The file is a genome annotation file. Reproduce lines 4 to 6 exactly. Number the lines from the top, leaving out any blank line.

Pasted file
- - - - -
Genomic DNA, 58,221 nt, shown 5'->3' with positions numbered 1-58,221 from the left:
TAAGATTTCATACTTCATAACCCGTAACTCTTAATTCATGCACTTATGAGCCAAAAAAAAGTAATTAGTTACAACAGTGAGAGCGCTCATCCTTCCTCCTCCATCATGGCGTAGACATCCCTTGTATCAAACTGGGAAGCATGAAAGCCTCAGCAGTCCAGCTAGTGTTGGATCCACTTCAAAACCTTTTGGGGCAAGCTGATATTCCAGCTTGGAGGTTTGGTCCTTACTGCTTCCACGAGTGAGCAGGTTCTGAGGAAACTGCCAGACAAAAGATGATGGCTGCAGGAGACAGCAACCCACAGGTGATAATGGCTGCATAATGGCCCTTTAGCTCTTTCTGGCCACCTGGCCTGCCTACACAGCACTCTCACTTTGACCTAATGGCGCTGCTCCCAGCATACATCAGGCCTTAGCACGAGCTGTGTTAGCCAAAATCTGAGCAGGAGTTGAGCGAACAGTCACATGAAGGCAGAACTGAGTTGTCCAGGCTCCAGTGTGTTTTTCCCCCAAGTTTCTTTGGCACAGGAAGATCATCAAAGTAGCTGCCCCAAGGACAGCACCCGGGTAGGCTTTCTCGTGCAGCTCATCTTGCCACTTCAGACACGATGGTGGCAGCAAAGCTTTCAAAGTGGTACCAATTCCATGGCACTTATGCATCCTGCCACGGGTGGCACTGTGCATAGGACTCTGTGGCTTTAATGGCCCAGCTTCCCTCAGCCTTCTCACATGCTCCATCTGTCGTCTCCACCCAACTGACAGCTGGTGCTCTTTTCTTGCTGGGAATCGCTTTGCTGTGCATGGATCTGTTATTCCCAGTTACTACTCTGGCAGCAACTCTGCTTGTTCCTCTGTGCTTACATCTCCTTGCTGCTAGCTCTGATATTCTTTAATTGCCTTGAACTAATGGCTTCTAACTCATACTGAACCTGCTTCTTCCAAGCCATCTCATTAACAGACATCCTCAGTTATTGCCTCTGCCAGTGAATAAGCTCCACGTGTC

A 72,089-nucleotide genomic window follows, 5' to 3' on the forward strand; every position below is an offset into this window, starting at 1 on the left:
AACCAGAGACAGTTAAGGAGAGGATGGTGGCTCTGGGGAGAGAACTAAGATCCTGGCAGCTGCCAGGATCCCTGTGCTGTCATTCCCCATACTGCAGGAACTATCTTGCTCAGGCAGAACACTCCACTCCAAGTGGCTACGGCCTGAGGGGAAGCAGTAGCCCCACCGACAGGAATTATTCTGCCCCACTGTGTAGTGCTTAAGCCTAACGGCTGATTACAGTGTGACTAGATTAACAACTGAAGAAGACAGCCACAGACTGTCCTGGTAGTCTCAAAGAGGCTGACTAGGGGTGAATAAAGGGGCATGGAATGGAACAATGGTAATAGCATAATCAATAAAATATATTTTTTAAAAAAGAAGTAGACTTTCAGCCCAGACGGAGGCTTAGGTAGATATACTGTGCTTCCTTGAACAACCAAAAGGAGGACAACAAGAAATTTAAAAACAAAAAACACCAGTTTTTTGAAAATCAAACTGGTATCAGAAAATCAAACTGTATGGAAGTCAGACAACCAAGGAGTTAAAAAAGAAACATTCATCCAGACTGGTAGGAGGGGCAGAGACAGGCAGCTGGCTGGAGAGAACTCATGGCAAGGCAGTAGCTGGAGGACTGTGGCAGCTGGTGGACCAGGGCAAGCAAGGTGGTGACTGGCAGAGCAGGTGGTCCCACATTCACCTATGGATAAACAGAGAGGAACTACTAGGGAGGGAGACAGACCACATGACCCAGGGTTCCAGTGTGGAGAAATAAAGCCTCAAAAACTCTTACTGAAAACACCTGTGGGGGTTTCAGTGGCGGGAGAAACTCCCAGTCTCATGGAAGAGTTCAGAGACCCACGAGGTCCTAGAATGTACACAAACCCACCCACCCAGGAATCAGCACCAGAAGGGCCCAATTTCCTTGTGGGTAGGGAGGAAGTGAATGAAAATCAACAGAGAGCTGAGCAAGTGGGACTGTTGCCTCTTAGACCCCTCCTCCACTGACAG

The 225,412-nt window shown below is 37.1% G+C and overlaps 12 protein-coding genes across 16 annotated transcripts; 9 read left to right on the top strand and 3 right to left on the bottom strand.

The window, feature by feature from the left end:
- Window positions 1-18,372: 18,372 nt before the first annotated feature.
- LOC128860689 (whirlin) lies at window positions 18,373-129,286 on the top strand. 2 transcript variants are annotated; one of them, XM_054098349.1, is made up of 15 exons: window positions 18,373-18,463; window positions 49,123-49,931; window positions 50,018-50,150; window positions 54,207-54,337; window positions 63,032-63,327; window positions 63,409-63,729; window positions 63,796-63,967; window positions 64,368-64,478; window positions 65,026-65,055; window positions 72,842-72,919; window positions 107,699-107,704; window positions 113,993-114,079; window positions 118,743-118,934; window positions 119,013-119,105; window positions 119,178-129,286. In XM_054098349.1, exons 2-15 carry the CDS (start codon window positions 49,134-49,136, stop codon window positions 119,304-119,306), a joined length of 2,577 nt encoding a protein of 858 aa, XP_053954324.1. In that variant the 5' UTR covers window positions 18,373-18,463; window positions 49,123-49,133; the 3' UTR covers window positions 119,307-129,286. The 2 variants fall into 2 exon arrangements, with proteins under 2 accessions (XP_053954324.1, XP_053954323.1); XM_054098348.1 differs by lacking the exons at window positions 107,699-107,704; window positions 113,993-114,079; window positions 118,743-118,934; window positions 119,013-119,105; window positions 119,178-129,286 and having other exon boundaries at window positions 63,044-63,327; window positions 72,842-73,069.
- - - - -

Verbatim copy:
AACCAGAGACAGTTAAGGAGAGGATGGTGGCTCTGGGGAGAGAACTAAGATCCTGGCAGCTGCCAGGATCCCTGTGCTGTCATTCCCCATACTGCAGGAACTATCTTGCTCAGGCAGAACACTCCACTCCAAGTGGCTACGGCCTGAGGGGAAGCAGTAGCCCCACCGACAGGAATTATTCTGCCCCACTGTGTAGTGCTTAAGCCTAACGGCTGATTACAGTGTGACTAGATTAACAACTGAAGAAGACAGCCACAGACTGTCCTGGTAGTCTCAAAGAGGCTGACTAGGGGTGAATAAAGGGGCATGGAATGGAACAATGGTAATAGCATAATCAATAAAATATATTTTTTAAAAAAGAAGTAGACTTTCAGCCCAGACGGAGGCTTAGGTAGATATACTGTGCTTCCTTGAACAACCAAAAGGAGGACAACAAGAAATTTAAAAACAAAAAACACCAGTTTTTTGAAAATCAAACTGGTATCAGAAAATCAAACTGTATGGAAGTCAGACAACCAAGGAGTTAAAAAAGAAACATTCATCCAGACTGGTAGGAGGGGCAGAGACAGGCAGCTGGCTGGAGAGAACTCATGGCAAGGCAGTAGCTGGAGGACTGTGGCAGCTGGTGGACCAGGGCAAGCAAGGTGGTGACTGGCAGAGCAGGTGGTCCCACATTCACCTATGGATAAACAGAGAGGAACTACTAGGGAGGGAGACAGACCACATGACCCAGGGTTCCAGTGTGGAGAAATAAAGCCTCAAAAACTCTTACTGAAAACACCTGTGGGGGTTTCAGTGGCGGGAGAAACTCCCAGTCTCATGGAAGAGTTCAGAGACCCACGAGGTCCTAGAATGTACACAAACCCACCCACCCAGGAATCAGCACCAGAAGGGCCCAATTTCCTTGTGGGTAGGGAGGAAGTGAATGAAAATCAACAGAGAGCTGAGCAAGTGGGACTGTTGCCTCTTAGACCCCTCCTCCACTGACAG

The 225,412-nt window shown below is 37.1% G+C and overlaps 12 protein-coding genes across 16 annotated transcripts; 9 read left to right on the top strand and 3 right to left on the bottom strand.

The window, feature by feature from the left end: